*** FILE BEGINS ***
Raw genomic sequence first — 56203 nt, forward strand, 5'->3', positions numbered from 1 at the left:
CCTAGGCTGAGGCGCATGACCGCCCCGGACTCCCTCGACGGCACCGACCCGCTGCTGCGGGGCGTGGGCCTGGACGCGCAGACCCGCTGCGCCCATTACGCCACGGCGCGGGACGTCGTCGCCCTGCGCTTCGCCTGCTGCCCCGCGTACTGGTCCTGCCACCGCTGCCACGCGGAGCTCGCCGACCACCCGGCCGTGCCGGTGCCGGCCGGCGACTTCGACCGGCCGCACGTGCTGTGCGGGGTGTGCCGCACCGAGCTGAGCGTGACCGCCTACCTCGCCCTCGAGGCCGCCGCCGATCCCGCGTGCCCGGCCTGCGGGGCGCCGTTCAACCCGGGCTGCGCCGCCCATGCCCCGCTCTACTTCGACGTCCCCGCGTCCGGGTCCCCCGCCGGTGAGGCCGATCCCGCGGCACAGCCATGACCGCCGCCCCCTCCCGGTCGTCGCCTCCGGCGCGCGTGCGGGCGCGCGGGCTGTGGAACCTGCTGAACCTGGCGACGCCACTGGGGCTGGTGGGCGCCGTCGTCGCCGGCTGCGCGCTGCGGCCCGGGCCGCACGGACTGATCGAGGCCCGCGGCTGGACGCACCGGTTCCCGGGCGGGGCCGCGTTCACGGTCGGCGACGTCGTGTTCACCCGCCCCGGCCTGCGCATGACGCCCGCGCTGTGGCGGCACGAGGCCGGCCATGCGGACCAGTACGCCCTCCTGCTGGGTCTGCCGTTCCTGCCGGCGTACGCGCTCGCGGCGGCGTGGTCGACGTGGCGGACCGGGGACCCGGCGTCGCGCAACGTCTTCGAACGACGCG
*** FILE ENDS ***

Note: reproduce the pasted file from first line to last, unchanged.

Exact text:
Raw genomic sequence first — 56203 nt, forward strand, 5'->3', positions numbered from 1 at the left:
CCTAGGCTGAGGCGCATGACCGCCCCGGACTCCCTCGACGGCACCGACCCGCTGCTGCGGGGCGTGGGCCTGGACGCGCAGACCCGCTGCGCCCATTACGCCACGGCGCGGGACGTCGTCGCCCTGCGCTTCGCCTGCTGCCCCGCGTACTGGTCCTGCCACCGCTGCCACGCGGAGCTCGCCGACCACCCGGCCGTGCCGGTGCCGGCCGGCGACTTCGACCGGCCGCACGTGCTGTGCGGGGTGTGCCGCACCGAGCTGAGCGTGACCGCCTACCTCGCCCTCGAGGCCGCCGCCGATCCCGCGTGCCCGGCCTGCGGGGCGCCGTTCAACCCGGGCTGCGCCGCCCATGCCCCGCTCTACTTCGACGTCCCCGCGTCCGGGTCCCCCGCCGGTGAGGCCGATCCCGCGGCACAGCCATGACCGCCGCCCCCTCCCGGTCGTCGCCTCCGGCGCGCGTGCGGGCGCGCGGGCTGTGGAACCTGCTGAACCTGGCGACGCCACTGGGGCTGGTGGGCGCCGTCGTCGCCGGCTGCGCGCTGCGGCCCGGGCCGCACGGACTGATCGAGGCCCGCGGCTGGACGCACCGGTTCCCGGGCGGGGCCGCGTTCACGGTCGGCGACGTCGTGTTCACCCGCCCCGGCCTGCGCATGACGCCCGCGCTGTGGCGGCACGAGGCCGGCCATGCGGACCAGTACGCCCTCCTGCTGGGTCTGCCGTTCCTGCCGGCGTACGCGCTCGCGGCGGCGTGGTCGACGTGGCGGACCGGGGACCCGGCGTCGCGCAACGTCTTCGAACGACGCG